This 2017 chapbook by New Brunswick author Lee D. Thompson is either the work of a literary genius or a literary madman (not that the two are mutually exclusive). Having a small acquaintance with Mr Thompson impels me to put him in the former category as this 35-page exercise in creative writing left me staggered by his vision into the schizophrenic mind of Lester, a young man who lives in his mother’s basement, refuses medication and communes nocturnally with Lara, a Slow Loris in the city’s zoo.… Continue reading
The dedication at the beginning of The Path of Most Resistance (House of Anansi, 2016) states: “For those who fight the hardest to win the smallest of battles. You know who you are.” And that is what the baker’s dozen of Russell Wangersky’s short stories are about: winning small battles, typically in a passive aggressive way, either overtly or in a less conspicuous manner.
“Rage”, the first story, finds Ian, a journeying pharmaceutical rep, wondering why other drivers are so angry: “Why does everyone seem so angry today, Ian wondered.… Continue reading
Miramichi’s unofficial poet laureate Sandra Bunting, has just released her first collection of short stories entitled The Effect of Frost on Southern Vines (2016, Gaelog Press). Having lived abroad for many years, Ms Bunting returned to Miramichi in 2011. The stories that make up this volume are primarily set in Ireland, but some, such as the title story are set on this side of the Atlantic.… Continue reading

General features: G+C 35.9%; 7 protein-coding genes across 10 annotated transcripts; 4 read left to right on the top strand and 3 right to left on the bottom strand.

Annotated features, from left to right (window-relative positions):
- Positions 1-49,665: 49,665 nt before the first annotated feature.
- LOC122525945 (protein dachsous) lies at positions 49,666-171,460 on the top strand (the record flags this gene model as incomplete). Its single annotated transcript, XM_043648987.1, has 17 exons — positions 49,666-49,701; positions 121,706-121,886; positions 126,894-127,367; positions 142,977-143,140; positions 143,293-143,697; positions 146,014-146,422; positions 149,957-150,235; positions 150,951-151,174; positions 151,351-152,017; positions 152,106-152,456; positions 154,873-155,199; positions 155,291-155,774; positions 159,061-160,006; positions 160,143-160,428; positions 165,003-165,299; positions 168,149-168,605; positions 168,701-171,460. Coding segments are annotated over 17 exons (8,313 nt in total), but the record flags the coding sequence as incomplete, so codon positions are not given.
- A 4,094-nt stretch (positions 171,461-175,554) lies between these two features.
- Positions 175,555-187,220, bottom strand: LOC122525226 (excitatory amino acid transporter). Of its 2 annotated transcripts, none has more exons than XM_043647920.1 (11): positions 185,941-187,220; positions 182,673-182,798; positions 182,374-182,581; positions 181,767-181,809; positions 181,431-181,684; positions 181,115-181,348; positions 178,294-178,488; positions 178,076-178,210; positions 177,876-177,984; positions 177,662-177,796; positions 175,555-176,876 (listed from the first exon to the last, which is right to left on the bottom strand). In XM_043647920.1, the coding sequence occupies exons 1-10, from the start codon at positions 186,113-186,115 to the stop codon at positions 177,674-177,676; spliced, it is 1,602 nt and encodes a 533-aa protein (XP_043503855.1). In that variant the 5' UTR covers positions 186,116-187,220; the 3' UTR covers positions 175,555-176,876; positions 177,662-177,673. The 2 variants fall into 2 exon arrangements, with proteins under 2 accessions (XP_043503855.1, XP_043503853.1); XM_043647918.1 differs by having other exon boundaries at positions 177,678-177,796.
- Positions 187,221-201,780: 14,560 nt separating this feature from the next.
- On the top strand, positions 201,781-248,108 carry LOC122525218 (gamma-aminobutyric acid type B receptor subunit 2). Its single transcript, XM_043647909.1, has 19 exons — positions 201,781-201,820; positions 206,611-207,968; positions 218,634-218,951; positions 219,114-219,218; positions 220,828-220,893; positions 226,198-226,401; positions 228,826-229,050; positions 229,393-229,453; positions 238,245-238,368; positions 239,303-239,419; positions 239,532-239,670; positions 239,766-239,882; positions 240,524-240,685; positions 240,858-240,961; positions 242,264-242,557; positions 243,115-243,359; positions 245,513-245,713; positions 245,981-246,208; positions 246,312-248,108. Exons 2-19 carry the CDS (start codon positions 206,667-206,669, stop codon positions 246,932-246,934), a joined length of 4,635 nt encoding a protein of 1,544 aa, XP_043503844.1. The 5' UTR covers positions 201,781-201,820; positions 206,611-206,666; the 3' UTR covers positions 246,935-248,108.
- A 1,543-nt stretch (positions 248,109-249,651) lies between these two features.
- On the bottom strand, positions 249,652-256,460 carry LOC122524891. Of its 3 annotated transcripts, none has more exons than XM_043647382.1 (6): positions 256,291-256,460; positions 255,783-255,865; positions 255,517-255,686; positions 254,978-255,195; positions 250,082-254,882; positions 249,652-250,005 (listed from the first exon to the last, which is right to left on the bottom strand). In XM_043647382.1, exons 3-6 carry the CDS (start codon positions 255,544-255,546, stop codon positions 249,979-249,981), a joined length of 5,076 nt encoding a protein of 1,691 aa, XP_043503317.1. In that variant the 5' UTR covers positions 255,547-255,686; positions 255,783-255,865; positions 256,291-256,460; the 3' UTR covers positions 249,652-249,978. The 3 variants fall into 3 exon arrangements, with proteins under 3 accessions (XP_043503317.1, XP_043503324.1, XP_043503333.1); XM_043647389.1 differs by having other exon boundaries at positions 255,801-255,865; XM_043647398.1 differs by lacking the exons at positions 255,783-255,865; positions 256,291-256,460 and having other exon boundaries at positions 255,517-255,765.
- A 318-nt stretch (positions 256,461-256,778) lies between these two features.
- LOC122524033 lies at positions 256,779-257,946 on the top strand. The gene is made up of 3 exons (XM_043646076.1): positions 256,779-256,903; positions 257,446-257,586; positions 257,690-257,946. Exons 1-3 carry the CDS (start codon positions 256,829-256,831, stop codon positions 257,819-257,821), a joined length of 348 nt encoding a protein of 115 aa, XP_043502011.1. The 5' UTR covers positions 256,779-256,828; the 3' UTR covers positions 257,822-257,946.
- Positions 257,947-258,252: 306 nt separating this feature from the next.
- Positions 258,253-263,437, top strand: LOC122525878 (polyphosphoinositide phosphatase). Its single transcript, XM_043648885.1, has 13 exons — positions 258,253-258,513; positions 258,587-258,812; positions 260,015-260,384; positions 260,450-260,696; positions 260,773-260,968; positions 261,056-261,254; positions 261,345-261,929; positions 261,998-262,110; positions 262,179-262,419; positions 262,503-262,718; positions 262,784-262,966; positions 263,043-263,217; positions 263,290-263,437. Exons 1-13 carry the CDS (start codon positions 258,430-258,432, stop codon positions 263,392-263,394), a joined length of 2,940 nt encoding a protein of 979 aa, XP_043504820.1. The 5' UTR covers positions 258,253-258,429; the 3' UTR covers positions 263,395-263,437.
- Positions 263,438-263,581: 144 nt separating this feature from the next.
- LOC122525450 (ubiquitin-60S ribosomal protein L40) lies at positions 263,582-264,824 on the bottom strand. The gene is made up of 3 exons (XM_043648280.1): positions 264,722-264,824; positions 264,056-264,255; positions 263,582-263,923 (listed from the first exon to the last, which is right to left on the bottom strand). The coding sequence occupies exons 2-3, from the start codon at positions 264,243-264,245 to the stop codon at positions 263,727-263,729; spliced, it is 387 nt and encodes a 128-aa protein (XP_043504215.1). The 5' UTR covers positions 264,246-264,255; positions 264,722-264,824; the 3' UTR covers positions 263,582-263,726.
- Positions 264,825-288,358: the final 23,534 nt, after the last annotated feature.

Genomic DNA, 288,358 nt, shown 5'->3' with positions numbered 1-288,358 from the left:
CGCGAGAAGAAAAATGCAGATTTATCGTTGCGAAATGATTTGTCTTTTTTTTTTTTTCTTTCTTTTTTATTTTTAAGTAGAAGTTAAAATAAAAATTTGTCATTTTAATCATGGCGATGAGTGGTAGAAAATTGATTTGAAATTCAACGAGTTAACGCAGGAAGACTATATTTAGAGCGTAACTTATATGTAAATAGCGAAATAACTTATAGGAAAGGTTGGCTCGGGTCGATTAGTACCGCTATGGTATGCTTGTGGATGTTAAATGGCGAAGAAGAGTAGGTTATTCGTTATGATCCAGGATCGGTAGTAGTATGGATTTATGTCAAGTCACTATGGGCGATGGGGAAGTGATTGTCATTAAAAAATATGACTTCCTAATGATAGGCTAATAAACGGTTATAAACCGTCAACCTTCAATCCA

The Galleon literary journal’s stated mission is to “showcase both up-and-coming and established authors, with a focus on Atlantic Canadian authors”. It is edited by Lee D. Thompson.
This is the fifth volume, and it has just been released. Edition V has 160 pages of short stories, poetry and book reviews from 22 Atlantic Canadian authors and poets. Included is a clever short story from Miramichi’s own Jamie Gibbs.… Continue reading
Bestselling author Robert C. Parsons presents more than fifty exciting stories of high-seas adventure, set mainly along the shores of Newfoundland and Labrador in the 1800s and 1900s, these are true stories of men and women who faced the dangerous Atlantic Ocean in the days of sail. The stories are loosely grouped into nine parts such as Unusual, Wreck, Danger, Anxiety, Survival, Abandonment, Court, People, Conflict.… Continue reading
I became an instant fan of Toronto author Danila Botha after reading her first full-length novel, Too Much on the Inside (2015, Quattro Books) last year, concluding: “This is an impressive first novel from this young, energetic author and it is my hope that more titles will be forthcoming.” I didn’t have too long of a wait, for Ms Botha has just released a collection of new short stories entitled For All of the Men (and Some of the Women) I’ve Known (2016, Tightrope Books).… Continue reading